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Thought

The right work-life balance

This week MPs will vote on a Bill to end Sunday trading laws. If the Bill is passed then, by the autumn, large supermarkets and stores will be able to open for as long as they wish, instead of the present 6 hours’ limit. Shopping will become a 24/7 activity for some. Shop workers, who object on religious or family grounds, will be able to give one month’s notice that they no longer wish to work on Sundays. In practice those who exercise this option may be discriminated against when they apply for jobs. There is significant opposition to the Bill, but does it really matter?

Rest really does matter. It is vital for our physical, emotional and spiritual wellbeing. God intends us all to have a right work-life balance which protects us from being exploited and also from being taken over by excessive greed. The Bible opens with a majestic description of God the Creator. In 6 days he created the heavens and the earth and then on the seventh day he rested from all his work. He blessed the seventh day and made it holy. God’s example of six days labour, followed by one day of rest, established the work-life pattern for all people.

The Ten Commandments establish the moral and spiritual foundations for us all. The fourth commandment is, “Remember the Sabbath day by keeping it holy. Six days you shall labour and do all your work, but the seventh day is a sabbath to the Lord your God. On it you shall not do any work, neither you, nor your son or daughter, nor your male or female servant, nor your animals, nor any foreigners living among you.” So, not only must we rest ourselves, but we must also ensure that others don’t have to work for our benefit or convenience.

God’s laws are not an arbitrary imposition on us, but are for our well-being and blessing. Creating the “freedom” to work 24/7 is really a new form of slavery which exalts consumerism and threatens to destroy people’s health and wellbeing and their family life. We used to buy apples from a self-pick fruit farm in Herefordshire which closed on Sundays. The owners were Christians and kept Sunday as a special day. Many people came to pick fruit at their farm on a Monday knowing there would be a better crop because the fields had rested for a day. Both we and the world we live in really do benefit from a weekly day of rest.

Categories
Thought

Remember your Creator

For many weeks the main item on almost every news programme has been the economic crisis in Europe. The struggles of Greece, Ireland, Portugal, Spain and Italy have been analysed in great detail. These countries, and the UK, have massive debts as a result of government over-spending and these debts threaten the economic stability of the whole Euro zone. The solution is a combination of high interest loans and austerity measures which will impact many people. Millions of people, including many young people, have no job and most of us will have to tighten their belts.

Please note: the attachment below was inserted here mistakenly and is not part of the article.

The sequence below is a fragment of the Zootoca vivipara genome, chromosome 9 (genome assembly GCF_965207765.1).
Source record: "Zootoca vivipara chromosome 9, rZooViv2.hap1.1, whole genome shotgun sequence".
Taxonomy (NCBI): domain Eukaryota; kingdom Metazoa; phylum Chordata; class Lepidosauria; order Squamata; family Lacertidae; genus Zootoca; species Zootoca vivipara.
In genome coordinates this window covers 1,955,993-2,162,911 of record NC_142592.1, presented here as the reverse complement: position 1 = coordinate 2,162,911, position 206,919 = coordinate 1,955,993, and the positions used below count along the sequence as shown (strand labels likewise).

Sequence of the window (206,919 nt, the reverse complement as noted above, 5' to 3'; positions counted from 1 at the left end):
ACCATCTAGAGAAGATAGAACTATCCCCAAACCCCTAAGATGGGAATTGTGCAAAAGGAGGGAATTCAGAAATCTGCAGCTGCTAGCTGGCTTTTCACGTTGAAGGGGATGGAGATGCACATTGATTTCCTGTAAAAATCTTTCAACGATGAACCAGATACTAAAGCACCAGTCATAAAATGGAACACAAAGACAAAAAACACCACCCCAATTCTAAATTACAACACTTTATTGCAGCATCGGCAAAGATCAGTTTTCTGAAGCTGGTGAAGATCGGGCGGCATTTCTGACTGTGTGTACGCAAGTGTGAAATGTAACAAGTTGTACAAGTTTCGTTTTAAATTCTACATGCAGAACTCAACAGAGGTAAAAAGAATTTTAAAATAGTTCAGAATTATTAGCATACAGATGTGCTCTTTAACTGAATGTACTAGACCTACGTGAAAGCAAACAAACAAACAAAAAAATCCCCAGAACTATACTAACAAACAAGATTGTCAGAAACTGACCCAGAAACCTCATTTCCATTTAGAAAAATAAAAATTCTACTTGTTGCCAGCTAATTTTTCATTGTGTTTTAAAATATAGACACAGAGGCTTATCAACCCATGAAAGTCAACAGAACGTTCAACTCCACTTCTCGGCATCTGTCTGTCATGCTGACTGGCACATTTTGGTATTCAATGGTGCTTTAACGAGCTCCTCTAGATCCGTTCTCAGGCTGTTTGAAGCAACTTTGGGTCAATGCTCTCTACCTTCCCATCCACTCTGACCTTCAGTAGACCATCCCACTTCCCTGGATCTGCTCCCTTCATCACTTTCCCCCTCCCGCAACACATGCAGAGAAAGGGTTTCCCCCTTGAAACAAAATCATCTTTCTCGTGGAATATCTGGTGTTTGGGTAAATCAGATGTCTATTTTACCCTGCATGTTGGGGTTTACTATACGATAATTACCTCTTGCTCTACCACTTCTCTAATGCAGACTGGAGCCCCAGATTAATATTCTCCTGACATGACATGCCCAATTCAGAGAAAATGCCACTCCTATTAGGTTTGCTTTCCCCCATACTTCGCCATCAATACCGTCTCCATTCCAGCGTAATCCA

In Europe we live in a consumer society. Consumerism is based on the systematic creation and fostering of a desire to purchase goods and services in ever greater amounts. We are encouraged to buy things we don’t really need with money we haven’t got. This is in contrast to the millions of people around in the world who survive on a dollar a day. For them life is about survival. They have no extras and are grateful if they have one meal of rice a day. The child mortality rate is high and life expectancy low.

In the Western world consumerism has developed over the past 60 years as we have enjoyed an increasing standard of living. We judge ourselves and others in terms of how much money we have and the designer goods we own. The mantra of consumerism is “I shop, therefore I am!” The range of goods available in our supermarkets is an attempt to meet the growing demands of consumers for greater choice. But now we are being brought back to reality and the impact on our societies will be great.

Solomon was a great king who was renowned for his wisdom and his wealth. He wrote the book of Ecclesiastes, which is in the Bible, and reflected on the meaning of life if we live simply for money or pleasure. He recognised the ultimate meaninglessness of life if we live for material things and forget the living God. His book is a tract for our times. He wrote, “Whoever loves money never has enough; whoever loves wealth is never satisfied with his income. Naked a man comes from his mother’s womb, and as he comes, so he departs. Remember your Creator in the days of your youth, before the days of trouble come and the years approach when you will say, I find no pleasure in them.”